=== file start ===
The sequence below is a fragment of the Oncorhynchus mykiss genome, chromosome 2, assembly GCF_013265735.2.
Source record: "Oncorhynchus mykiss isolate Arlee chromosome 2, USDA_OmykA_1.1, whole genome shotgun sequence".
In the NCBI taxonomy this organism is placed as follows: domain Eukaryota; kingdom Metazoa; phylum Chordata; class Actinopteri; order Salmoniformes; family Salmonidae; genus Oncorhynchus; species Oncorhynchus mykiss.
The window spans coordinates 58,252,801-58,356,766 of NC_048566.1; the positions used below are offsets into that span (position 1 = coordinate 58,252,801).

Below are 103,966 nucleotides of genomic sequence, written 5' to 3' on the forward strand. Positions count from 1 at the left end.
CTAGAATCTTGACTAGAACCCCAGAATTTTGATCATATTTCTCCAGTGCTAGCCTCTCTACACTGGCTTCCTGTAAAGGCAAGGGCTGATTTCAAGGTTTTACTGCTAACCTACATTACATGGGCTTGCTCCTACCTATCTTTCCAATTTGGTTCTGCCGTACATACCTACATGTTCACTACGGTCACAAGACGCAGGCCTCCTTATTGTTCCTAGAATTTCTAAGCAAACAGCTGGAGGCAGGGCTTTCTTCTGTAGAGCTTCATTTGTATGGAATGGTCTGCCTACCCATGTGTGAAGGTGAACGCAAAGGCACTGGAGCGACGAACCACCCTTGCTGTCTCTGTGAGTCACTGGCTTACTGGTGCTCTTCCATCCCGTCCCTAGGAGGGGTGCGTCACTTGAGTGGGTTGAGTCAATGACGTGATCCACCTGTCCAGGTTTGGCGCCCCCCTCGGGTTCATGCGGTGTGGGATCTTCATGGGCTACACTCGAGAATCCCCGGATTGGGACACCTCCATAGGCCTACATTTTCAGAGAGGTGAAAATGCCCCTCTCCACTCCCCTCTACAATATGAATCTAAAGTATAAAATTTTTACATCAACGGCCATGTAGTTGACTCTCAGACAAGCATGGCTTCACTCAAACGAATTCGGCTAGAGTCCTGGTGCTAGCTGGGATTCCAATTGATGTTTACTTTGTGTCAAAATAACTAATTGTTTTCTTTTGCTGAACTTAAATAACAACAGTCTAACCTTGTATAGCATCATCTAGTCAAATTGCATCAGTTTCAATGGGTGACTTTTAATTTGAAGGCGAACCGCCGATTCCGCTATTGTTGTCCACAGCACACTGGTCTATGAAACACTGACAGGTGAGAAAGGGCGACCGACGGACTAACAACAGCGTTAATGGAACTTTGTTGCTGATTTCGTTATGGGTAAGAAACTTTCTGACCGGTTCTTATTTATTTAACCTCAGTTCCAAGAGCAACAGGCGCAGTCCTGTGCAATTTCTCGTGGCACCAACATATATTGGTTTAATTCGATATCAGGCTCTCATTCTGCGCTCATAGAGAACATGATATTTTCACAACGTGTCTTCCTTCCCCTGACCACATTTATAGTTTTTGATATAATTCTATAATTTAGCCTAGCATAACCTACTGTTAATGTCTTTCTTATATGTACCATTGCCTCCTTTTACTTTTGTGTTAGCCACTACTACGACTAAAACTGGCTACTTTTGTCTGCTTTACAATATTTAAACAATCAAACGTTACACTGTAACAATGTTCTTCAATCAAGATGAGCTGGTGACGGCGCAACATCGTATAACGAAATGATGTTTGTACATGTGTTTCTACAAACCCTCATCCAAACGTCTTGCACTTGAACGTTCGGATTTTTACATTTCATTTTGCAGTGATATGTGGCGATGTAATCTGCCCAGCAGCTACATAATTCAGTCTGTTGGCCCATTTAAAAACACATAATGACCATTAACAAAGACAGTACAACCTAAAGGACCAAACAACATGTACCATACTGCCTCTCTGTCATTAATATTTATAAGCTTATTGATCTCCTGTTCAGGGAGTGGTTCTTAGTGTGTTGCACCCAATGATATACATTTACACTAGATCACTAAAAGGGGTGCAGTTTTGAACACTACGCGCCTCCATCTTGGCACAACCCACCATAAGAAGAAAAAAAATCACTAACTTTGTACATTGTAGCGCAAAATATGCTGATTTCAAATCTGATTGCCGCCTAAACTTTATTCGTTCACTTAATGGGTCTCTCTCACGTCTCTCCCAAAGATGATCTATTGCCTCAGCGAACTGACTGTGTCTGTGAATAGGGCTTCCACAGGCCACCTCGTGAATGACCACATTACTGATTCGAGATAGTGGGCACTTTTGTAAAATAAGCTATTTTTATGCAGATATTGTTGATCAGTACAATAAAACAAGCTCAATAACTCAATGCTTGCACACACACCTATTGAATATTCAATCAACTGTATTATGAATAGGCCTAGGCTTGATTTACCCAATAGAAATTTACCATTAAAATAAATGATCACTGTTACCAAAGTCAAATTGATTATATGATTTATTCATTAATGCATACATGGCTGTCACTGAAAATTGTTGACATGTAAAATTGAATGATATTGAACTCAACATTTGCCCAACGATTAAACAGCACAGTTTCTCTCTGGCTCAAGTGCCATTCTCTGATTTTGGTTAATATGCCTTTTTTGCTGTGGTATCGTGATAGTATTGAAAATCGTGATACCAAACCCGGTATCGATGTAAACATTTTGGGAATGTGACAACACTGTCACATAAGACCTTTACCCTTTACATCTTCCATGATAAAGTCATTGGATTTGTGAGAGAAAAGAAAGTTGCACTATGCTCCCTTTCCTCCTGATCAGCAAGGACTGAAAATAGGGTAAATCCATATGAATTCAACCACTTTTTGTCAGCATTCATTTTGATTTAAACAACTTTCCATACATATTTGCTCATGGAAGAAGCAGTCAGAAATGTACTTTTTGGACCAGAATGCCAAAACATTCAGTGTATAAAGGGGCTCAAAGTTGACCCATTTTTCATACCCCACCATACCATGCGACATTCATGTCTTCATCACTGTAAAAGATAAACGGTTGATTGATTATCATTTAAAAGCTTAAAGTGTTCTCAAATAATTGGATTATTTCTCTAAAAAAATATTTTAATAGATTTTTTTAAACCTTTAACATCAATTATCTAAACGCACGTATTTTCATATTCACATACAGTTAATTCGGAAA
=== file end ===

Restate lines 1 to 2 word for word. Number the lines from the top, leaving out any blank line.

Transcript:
The sequence below is a fragment of the Oncorhynchus mykiss genome, chromosome 2, assembly GCF_013265735.2.
Source record: "Oncorhynchus mykiss isolate Arlee chromosome 2, USDA_OmykA_1.1, whole genome shotgun sequence".